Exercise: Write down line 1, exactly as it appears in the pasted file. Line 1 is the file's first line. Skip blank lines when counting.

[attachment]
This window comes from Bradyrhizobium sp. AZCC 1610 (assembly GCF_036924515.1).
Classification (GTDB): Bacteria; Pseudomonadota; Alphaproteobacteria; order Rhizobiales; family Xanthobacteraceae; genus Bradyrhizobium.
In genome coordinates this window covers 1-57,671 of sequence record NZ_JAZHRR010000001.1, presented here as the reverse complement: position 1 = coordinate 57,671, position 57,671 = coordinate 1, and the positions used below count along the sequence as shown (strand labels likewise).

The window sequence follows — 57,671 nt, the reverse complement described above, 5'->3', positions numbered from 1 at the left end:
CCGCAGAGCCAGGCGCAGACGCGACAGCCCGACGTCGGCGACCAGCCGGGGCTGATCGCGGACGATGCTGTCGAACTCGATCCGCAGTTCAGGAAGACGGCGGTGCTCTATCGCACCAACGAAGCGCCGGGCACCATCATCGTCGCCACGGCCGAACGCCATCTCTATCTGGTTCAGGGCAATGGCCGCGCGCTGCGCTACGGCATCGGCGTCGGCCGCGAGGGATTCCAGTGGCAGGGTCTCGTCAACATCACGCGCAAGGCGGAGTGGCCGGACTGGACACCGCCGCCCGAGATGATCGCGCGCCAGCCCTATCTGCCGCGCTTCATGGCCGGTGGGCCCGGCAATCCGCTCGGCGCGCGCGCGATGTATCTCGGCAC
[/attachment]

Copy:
This window comes from Bradyrhizobium sp. AZCC 1610 (assembly GCF_036924515.1).